2. Make resilience a household word. When San Diego child psychologist Bruce Thiessen’s daughter Kassidy was 4, he’d pretend to be the wolf in The Three Little Pigs, howling, “I’ll huff and I’ll puff and I’ll blow your house down!”

She would reply, “Go ahead! I’ll rebuild it tougher and stronger!”

It was his way of embedding resilience in her, which he and his wife Roxie have reinforced with books, movies and songs. “Making the theme of resilience dominant in multiple activities will make an enduring, indelible impression on your child,” he says. 

3. Be a good example. “The most important thing to cultivate resilience, mindfulness and any other emotions really, is for parents to practice and model these things themselves,” says Christopher Willard, Ph.D., a Harvard lecturer and author of Raising Resilience: The Wisdom and Science of Happy Families and Thriving Children. Adults need to bounce back from setbacks, whether it’s a social media mistake or a lost job, and find ways to reframe what happened in a positive light. To convey that attitude to a child, ask at dinner or bedtime, “What was the rose in your day? The thorn? What did you learn? What would you do differently next time?” The parent can model responses to these questions by sharing their own rose and thorn.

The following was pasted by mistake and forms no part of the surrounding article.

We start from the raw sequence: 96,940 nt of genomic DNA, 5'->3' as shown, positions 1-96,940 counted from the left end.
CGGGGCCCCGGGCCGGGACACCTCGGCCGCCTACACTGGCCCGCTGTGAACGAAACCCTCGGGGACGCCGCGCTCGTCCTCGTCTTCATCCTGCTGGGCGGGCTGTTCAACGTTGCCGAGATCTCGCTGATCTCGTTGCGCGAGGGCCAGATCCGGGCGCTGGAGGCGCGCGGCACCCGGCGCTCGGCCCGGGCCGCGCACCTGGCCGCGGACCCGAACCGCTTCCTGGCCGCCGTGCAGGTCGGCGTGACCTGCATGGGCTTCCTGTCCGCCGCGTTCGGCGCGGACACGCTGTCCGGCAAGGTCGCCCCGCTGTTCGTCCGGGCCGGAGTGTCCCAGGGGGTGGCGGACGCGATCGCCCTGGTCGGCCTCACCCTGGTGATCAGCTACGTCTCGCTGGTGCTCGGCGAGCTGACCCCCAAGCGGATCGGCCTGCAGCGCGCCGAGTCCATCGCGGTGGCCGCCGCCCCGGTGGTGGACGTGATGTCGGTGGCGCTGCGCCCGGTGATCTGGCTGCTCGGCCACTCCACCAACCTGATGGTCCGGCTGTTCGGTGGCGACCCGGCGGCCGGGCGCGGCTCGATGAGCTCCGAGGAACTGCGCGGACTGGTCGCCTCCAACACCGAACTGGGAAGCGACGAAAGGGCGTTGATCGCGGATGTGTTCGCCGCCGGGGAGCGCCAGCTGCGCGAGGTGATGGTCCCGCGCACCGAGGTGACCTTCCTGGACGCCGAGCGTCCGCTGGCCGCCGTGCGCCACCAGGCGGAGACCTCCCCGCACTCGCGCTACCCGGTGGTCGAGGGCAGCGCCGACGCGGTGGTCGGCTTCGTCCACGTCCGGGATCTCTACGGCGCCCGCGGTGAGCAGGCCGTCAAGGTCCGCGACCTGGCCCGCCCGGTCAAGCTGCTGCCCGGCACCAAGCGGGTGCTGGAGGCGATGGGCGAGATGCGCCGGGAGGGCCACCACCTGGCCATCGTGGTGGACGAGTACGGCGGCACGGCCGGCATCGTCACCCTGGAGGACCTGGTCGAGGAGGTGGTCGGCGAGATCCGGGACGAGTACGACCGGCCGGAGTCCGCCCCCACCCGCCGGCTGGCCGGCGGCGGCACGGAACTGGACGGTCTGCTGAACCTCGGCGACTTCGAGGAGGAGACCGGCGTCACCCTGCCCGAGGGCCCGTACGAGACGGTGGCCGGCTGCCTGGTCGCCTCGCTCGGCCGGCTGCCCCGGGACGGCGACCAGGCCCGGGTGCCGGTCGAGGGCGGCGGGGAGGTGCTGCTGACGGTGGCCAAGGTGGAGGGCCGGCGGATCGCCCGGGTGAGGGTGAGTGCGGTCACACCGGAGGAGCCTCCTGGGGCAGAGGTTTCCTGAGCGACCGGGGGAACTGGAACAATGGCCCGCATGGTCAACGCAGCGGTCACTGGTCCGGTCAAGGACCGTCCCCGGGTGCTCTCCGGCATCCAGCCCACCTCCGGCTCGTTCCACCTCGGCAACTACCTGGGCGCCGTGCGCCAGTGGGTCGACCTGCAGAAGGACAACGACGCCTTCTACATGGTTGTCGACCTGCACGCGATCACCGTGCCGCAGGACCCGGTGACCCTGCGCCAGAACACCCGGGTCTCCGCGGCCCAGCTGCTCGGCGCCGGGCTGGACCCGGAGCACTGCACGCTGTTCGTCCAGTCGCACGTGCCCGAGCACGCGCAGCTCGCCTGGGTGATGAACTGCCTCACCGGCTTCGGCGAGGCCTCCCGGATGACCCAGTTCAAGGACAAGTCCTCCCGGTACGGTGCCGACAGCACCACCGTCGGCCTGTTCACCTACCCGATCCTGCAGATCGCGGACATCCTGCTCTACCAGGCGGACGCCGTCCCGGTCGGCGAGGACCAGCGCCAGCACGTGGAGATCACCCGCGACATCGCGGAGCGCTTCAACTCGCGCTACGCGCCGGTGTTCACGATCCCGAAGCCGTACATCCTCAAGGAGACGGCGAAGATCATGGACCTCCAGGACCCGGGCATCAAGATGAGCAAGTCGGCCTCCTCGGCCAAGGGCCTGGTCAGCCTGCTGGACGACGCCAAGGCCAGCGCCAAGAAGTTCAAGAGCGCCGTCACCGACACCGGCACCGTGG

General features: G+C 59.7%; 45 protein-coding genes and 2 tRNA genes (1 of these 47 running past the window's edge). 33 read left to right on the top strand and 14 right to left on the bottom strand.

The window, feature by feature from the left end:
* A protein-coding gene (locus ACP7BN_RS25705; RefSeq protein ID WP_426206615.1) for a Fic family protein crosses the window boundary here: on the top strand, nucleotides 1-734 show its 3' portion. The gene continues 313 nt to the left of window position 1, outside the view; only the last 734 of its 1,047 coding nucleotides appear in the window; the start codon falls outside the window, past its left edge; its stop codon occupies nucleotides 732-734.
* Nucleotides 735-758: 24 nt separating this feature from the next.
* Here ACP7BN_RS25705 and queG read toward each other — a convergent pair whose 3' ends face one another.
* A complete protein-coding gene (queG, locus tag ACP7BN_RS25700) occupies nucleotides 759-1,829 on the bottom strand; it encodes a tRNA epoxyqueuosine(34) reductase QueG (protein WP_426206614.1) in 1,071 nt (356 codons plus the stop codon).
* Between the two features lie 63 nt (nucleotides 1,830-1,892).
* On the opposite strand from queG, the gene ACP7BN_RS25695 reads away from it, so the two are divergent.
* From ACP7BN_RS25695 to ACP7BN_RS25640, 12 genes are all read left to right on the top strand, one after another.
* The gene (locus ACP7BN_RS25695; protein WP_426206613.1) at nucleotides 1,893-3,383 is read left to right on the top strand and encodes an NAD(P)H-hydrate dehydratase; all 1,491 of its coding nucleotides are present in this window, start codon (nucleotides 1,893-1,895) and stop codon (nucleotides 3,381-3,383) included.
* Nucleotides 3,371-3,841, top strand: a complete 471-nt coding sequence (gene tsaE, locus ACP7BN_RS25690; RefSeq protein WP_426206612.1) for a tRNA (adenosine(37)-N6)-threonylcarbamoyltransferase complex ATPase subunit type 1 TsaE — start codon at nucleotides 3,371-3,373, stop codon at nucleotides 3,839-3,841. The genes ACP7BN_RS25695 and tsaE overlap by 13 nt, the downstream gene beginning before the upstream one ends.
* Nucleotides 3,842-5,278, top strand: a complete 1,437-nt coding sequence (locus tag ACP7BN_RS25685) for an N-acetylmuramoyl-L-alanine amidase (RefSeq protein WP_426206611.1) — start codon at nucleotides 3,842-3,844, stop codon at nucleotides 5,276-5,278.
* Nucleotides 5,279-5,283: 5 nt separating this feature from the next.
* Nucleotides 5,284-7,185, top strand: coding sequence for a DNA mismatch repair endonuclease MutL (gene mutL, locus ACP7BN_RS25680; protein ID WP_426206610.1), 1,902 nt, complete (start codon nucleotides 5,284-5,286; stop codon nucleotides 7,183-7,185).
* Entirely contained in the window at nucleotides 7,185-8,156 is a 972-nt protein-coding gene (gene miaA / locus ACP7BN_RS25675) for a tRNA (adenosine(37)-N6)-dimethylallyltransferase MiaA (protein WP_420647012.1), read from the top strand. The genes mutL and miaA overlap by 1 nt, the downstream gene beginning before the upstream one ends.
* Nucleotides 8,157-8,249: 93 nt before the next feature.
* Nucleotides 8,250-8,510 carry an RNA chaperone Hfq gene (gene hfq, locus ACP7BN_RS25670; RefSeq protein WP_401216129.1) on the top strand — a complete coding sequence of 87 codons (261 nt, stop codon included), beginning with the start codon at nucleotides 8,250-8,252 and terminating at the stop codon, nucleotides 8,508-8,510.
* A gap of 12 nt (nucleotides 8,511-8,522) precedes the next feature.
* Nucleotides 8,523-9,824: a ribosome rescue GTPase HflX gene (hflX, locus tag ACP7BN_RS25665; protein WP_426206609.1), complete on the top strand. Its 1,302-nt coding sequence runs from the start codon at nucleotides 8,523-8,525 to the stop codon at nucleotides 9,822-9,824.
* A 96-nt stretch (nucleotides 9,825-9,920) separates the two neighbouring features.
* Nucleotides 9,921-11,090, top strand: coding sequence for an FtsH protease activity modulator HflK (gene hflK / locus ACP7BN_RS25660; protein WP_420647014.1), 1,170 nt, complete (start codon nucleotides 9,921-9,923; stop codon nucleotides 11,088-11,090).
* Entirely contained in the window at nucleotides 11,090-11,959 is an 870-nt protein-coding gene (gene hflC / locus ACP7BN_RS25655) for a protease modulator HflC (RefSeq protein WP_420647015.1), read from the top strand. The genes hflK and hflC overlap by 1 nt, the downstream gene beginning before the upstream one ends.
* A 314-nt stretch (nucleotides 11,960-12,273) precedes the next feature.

4. Let them figure things out. “As tempting as it may be to step in every time you see your children struggling, allowing them to figure things out on their own builds resilience,” says Katie Lear, a Davidson, North Carolina, therapist specializing in childhood anxiety. “On the flip side, when a parent hovers or immediately steps in to solve a child’s problem, the child may interpret that behavior as, ‘I don’t trust you to be able to do this without help.’” Asking a child how they plan to solve a problem rather than questioning why the problem happened in the first place is a way to teach them creative problem-solving, advises Lynn Lyons, a Concord, New Hampshire, psychotherapist and co-author of Anxious Kids, Anxious Parents.